Dr. Stacey Borowski joins local dental office PDF Print E-mail

As a new associate dentist at Southwest Nebraska Dental Center, Dr. Stacey Borowski believes in the power of educating her patients about their oral health and helping patients understand the connection between oral health and whole body health.
After completing a degree in Comprehensive Biology and a double minor in Public Health and Music from the University of Nebraska at Kearney, Dr. Borowski earned her Doctor of Dental Surgery degree from the University of Colorado School of Dental Medicine-Anschutz Medical Campus.
During her final year of dental school, Dr. Borowski participated in the Advanced Clinical Training and Service Program through the University of Colorado, which enabled her to treat patients with a wide array of dental needs from diverse backgrounds.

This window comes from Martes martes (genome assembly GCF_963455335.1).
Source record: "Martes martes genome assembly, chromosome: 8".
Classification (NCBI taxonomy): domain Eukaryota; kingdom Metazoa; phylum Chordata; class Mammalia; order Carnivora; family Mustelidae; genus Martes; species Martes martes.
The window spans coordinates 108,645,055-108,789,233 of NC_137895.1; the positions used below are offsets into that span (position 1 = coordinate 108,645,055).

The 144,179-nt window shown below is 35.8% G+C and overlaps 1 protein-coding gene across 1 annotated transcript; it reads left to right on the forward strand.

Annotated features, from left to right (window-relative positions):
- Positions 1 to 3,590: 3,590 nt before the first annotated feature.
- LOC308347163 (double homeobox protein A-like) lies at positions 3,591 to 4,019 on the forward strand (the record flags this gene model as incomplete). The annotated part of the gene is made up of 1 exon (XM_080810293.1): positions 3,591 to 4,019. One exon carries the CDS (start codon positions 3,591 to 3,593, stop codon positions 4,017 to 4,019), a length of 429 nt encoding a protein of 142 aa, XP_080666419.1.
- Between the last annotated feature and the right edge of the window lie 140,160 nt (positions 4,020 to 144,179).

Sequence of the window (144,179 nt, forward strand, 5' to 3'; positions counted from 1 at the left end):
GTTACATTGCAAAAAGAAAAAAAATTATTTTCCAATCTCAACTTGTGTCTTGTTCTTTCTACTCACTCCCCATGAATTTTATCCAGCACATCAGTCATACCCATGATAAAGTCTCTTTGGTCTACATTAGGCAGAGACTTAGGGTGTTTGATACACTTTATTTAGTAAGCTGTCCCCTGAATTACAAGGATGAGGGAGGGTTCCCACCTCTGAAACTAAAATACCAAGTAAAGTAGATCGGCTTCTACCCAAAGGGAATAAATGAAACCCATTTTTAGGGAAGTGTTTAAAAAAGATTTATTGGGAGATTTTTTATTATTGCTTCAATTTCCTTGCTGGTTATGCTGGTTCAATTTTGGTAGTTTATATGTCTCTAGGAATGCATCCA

Dr. Borowski is very excited to be practicing in southwest Nebraska in a region close to where her husband, Chad Borowski, grew up in the community of Grant. He is currently starting an independent insurance agency.
As a Nebraska native raised on a farm outside of Battle Creek, Dr. Borowski is passionate about serving rural populations and understands the individual barriers patients face when seeking to improve their smiles and overall health.
Developing personal relationships with patients is very important, she said, and she strives to treat her patients with the same respect and quality of care as she would treat her own family. Dr. Borowski shares Dr. Nix’s and Dr. Haag’s dedication to attending continuing education courses in order to provide her patients with the latest dental technologies and dental materials.
When she isn’t caring for patients, Dr. Borowski enjoys spending time with her husband and their newest family addition, Annabelle. She also enjoys painting, singing, volunteering and yoga.

 
Two from Imperial place at State Fair pedal pull PDF Print E-mail

By Jan Schultz

The Imperial Republican